6 Safe Thawing, Cooling & Reheating Methods

I’m Linda Petterson, owner at Safe Food Specialist and Certified Food Safety Instructor/Proctor with ServSafe of the National Restaurant Association and with Always Food Safe. Foodborne illness is very dangerous, because of this, food should be handled correctly. Here are the 6 Safe Methods for thawing, cooling down and reheating food.

1. Refrigerator Thawing – Planning ahead is the key to refrigerator thawing. A large frozen item like a turkey requires at least a day (24 hours) for every 5 pounds to thaw.

2. Cold Water Thawing – This method is faster than refrigerator thawing but requires more attention. Food must be in a leak-proof package and placed under running water that is 70 degrees Fahrenheit or cooler. Any leaks can cause bacteria from the air or surrounding environment to be introduced into the food.

3: Microwave Thawing – Plan to cook food thawed in a microwave immediately after thawing, because some areas of the food may become warm and begin to cook during the thawing process

4: Cooking Without Thawing – When there is not enough time to thaw frozen foods, it is safe to cook foods from the frozen state. The cooking will take approx. 50% longer than the recommended time for fully thawed or fresh meat and poultry.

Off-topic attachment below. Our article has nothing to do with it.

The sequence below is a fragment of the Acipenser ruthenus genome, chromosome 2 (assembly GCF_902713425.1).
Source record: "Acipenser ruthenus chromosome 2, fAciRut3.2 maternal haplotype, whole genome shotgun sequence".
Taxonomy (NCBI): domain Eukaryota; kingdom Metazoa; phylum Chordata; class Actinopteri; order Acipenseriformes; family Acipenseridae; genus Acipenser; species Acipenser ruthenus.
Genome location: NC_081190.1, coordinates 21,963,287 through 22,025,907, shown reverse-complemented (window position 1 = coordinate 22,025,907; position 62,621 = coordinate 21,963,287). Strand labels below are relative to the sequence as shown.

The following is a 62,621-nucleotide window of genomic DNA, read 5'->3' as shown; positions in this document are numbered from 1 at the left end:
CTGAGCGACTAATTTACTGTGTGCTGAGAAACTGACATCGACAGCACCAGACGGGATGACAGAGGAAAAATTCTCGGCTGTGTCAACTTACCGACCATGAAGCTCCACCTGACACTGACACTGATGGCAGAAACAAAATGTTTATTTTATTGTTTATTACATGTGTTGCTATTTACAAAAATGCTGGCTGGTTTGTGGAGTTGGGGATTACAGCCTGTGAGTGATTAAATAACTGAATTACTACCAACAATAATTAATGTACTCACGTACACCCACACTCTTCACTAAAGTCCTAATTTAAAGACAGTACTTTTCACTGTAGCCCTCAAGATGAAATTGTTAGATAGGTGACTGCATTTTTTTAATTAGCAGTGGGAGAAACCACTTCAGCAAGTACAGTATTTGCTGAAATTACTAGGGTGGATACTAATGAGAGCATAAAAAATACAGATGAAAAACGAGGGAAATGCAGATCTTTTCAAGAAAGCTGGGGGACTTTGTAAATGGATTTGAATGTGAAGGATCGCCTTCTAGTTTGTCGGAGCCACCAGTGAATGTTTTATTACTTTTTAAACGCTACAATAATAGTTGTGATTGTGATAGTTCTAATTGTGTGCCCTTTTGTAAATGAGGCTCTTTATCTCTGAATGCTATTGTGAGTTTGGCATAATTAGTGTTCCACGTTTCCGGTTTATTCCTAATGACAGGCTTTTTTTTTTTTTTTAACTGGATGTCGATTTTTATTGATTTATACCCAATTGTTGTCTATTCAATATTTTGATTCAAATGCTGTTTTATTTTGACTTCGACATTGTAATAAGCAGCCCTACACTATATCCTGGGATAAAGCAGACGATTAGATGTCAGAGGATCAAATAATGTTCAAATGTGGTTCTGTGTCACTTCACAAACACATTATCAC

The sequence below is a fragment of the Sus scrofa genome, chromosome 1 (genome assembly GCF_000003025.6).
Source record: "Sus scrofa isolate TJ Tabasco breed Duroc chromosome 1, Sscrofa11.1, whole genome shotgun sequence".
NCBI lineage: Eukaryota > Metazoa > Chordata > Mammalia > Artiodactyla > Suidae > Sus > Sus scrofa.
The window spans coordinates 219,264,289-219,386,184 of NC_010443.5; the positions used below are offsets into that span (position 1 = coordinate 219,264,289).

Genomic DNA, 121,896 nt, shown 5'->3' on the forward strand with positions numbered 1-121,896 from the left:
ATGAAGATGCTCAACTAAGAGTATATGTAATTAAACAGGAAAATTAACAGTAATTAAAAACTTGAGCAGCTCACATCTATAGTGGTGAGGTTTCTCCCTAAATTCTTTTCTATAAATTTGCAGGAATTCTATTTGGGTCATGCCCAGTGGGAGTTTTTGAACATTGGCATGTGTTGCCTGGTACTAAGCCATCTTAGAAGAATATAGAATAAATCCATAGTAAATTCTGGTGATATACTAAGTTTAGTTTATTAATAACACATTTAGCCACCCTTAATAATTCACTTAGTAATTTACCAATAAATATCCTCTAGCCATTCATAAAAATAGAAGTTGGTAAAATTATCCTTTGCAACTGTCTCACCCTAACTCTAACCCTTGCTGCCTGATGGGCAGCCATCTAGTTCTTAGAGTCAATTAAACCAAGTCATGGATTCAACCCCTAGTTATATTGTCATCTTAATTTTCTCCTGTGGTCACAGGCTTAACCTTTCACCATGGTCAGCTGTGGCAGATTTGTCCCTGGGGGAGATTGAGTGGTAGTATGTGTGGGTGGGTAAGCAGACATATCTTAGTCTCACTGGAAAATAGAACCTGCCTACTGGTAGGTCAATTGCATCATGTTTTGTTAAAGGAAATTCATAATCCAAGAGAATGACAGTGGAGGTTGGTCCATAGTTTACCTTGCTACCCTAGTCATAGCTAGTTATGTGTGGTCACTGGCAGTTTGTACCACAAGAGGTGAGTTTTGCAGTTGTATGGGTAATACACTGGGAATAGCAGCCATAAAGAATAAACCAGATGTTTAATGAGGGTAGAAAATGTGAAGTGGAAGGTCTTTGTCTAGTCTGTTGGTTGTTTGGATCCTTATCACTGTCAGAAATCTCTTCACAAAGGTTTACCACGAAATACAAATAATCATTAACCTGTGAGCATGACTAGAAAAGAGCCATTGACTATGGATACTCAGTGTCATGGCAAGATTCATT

5: Cooling Down Cooked Foods – You have 6 hours to cool food from 135 to 41 degrees Fahrenheit. 2 hours to take the food from 135 to 70 degrees Fahrenheit. And, 4 hours from 70 to 41 degrees Fahrenheit. It is advisable to perform this action as quickly as you can. Ways to cool down food include: blast chillers, dividing food into smaller portions, transferring to shallow trays or pans, stirring (especially with an ice paddle), and using ice or cold water.

6: Reheating – Foods that have been cooked and cooled should be reheated to at least 165 degrees Fahrenheit. Heat cooked, commercially vacuum-sealed, ready-to-eat foods, such as hams and roasts, to 140 degrees Fahrenheit. Reheat leftovers thoroughly to at least 165 degrees Fahrenheit. Reheat sauces, soups, and gravies to a boil.

Hope you enjoyed learning these 6 Safe Methods!